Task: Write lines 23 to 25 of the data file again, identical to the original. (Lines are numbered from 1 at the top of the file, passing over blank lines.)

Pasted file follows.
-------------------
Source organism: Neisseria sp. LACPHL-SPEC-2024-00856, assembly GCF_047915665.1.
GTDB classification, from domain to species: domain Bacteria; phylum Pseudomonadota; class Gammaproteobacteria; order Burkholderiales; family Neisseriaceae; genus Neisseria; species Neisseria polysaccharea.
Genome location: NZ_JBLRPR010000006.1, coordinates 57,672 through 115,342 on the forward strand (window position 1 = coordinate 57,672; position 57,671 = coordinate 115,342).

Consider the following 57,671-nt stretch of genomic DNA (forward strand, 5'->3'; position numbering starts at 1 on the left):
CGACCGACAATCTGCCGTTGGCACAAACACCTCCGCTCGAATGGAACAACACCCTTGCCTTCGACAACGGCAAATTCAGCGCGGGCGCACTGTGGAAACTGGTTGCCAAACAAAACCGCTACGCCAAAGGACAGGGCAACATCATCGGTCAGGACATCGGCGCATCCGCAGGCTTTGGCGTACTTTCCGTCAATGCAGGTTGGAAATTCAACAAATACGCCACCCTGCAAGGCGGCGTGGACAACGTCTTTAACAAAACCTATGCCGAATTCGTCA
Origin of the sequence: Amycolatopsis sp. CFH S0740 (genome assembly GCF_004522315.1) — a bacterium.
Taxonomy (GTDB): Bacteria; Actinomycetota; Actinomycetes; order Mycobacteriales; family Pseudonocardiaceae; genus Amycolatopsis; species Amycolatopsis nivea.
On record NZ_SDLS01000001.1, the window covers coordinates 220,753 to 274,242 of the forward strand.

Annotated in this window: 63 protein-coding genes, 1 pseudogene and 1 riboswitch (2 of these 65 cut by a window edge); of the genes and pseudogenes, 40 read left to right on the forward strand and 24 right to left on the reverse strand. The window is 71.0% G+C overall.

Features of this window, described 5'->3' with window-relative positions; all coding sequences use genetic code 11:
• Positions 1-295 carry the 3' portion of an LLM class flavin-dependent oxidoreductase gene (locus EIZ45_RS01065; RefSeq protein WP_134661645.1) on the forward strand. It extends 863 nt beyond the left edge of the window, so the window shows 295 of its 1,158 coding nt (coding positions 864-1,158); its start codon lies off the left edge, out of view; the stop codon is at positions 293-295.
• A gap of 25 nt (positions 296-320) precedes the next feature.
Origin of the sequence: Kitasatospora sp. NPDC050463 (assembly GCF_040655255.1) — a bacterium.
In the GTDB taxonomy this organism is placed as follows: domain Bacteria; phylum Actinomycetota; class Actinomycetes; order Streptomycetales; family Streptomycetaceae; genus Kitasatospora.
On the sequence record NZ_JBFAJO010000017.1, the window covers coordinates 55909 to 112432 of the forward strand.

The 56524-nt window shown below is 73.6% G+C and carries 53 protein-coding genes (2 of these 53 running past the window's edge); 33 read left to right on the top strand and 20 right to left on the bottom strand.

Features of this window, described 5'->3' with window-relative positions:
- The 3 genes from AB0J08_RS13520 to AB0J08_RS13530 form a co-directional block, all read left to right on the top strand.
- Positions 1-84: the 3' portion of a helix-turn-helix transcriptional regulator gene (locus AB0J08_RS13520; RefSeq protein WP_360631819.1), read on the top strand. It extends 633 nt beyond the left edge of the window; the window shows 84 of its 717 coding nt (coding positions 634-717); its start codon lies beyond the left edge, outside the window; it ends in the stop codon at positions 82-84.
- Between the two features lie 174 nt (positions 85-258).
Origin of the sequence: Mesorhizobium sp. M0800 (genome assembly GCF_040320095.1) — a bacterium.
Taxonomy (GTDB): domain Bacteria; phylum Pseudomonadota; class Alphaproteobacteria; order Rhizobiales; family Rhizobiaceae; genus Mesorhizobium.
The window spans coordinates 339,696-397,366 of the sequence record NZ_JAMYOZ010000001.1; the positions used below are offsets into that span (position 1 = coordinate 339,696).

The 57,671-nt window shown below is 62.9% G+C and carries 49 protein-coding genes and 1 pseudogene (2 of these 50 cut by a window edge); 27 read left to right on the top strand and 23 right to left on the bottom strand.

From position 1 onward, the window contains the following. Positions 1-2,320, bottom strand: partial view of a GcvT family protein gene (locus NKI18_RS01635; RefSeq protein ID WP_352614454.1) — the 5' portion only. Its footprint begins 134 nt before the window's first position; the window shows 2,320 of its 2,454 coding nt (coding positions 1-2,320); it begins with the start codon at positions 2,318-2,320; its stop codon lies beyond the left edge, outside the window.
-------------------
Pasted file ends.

The window spans coordinates 339,696-397,366 of the sequence record NZ_JAMYOZ010000001.1; the positions used below are offsets into that span (position 1 = coordinate 339,696).

The 57,671-nt window shown below is 62.9% G+C and carries 49 protein-coding genes and 1 pseudogene (2 of these 50 cut by a window edge); 27 read left to right on the top strand and 23 right to left on the bottom strand.

From position 1 onward, the window contains the following. Positions 1-2,320, bottom strand: partial view of a GcvT family protein gene (locus NKI18_RS01635; RefSeq protein ID WP_352614454.1) — the 5' portion only. Its footprint begins 134 nt before the window's first position; the window shows 2,320 of its 2,454 coding nt (coding positions 1-2,320); it begins with the start codon at positions 2,318-2,320; its stop codon lies beyond the left edge, outside the window.